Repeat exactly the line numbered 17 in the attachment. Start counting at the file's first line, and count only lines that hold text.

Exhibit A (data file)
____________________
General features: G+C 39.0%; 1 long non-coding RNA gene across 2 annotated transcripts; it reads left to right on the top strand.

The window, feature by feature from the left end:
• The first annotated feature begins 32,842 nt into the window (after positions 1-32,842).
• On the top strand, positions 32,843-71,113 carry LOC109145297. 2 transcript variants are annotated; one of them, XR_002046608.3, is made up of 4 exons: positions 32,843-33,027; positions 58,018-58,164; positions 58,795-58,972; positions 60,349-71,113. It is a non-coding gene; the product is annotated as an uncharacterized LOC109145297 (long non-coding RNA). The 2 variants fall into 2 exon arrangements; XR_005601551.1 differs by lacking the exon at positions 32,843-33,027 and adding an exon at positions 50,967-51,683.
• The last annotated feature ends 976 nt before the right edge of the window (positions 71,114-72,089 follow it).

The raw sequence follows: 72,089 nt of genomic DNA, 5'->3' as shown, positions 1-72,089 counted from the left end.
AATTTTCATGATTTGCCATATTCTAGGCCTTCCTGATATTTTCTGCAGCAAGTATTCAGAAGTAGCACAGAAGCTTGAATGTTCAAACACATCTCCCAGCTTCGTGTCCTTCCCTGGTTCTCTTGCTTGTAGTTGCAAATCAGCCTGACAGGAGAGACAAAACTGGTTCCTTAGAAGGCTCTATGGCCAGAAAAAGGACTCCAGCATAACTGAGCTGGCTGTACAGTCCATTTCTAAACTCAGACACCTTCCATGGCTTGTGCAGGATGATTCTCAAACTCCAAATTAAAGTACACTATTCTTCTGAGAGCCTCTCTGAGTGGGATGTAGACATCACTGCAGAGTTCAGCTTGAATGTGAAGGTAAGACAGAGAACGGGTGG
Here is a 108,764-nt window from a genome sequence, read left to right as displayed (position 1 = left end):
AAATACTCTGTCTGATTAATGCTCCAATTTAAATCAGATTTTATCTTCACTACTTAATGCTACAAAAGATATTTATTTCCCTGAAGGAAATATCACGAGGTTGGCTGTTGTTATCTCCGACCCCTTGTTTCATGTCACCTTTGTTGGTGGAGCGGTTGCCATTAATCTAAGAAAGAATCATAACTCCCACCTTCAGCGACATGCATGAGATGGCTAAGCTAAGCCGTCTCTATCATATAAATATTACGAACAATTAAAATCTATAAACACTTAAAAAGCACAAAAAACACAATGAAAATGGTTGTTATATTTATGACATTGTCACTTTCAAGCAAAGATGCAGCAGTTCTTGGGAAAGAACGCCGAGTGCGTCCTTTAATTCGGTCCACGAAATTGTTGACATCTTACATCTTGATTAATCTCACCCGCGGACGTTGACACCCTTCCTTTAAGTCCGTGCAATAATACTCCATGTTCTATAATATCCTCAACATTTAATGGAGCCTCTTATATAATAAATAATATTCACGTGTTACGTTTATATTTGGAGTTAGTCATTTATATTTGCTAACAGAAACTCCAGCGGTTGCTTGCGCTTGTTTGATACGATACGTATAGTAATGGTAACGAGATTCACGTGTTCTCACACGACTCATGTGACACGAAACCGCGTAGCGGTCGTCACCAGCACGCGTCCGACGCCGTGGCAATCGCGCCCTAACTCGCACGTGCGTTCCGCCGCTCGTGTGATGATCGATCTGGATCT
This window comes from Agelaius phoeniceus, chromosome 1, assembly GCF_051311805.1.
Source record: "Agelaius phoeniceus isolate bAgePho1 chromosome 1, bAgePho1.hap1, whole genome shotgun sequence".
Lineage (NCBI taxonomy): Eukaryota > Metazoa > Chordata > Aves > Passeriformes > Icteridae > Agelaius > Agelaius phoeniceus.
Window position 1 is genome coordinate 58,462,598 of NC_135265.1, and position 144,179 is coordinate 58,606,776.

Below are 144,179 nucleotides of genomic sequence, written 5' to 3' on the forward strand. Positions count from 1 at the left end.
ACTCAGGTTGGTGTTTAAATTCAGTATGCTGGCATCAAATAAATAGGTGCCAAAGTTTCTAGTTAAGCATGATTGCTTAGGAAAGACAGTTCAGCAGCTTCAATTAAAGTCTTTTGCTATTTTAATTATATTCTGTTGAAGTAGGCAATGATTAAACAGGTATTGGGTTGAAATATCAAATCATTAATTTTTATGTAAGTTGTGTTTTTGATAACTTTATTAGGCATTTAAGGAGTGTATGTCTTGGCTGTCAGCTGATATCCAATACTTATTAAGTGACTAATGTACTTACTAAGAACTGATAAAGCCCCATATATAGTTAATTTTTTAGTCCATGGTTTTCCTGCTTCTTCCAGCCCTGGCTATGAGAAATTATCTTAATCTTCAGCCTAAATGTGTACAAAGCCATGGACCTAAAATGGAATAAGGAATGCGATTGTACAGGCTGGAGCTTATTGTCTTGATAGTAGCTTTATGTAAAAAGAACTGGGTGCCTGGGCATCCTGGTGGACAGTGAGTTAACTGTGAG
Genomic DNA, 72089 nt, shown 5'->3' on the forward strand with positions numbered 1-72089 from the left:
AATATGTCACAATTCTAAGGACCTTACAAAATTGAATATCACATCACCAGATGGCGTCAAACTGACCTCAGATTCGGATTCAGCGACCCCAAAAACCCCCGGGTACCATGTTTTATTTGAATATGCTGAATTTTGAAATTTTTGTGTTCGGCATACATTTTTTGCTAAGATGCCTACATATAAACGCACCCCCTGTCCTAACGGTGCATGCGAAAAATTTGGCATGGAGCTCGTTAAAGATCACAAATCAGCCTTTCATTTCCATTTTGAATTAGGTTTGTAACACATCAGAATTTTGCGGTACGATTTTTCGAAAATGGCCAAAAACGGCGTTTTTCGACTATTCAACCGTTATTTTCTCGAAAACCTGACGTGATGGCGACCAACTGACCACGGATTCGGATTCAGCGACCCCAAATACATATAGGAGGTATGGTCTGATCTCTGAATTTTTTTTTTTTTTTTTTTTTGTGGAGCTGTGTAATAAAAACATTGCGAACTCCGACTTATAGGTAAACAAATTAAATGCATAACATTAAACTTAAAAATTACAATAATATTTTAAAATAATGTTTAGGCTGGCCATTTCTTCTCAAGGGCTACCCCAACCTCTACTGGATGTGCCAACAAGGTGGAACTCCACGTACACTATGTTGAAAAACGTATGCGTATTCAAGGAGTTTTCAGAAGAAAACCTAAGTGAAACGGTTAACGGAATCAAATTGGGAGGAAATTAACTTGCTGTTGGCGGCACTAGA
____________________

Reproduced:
AATATGTCACAATTCTAAGGACCTTACAAAATTGAATATCACATCACCAGATGGCGTCAAACTGACCTCAGATTCGGATTCAGCGACCCCAAAAACCCCCGGGTACCATGTTTTATTTGAATATGCTGAATTTTGAAATTTTTGTGTTCGGCATACATTTTTTGCTAAGATGCCTACATATAAACGCACCCCCTGTCCTAACGGTGCATGCGAAAAATTTGGCATGGAGCTCGTTAAAGATCACAAATCAGCCTTTCATTTCCATTTTGAATTAGGTTTGTAACACATCAGAATTTTGCGGTACGATTTTTCGAAAATGGCCAAAAACGGCGTTTTTCGACTATTCAACCGTTATTTTCTCGAAAACCTGACGTGATGGCGACCAACTGACCACGGATTCGGATTCAGCGACCCCAAATACATATAGGAGGTATGGTCTGATCTCTGAATTTTTTTTTTTTTTTTTTTTTGTGGAGCTGTGTAATAAAAACATTGCGAACTCCGACTTATAGGTAAACAAATTAAATGCATAACATTAAACTTAAAAATTACAATAATATTTTAAAATAATGTTTAGGCTGGCCATTTCTTCTCAAGGGCTACCCCAACCTCTACTGGATGTGCCAACAAGGTGGAACTCCACGTACACTATGTTGAAAAACGTATGCGTATTCAAGGAGTTTTCAGAAGAAAACCTAAGTGAAACGGTTAACGGAATCAAATTGGGAGGAAATTAACTTGCTGTTGGCGGCACTAGA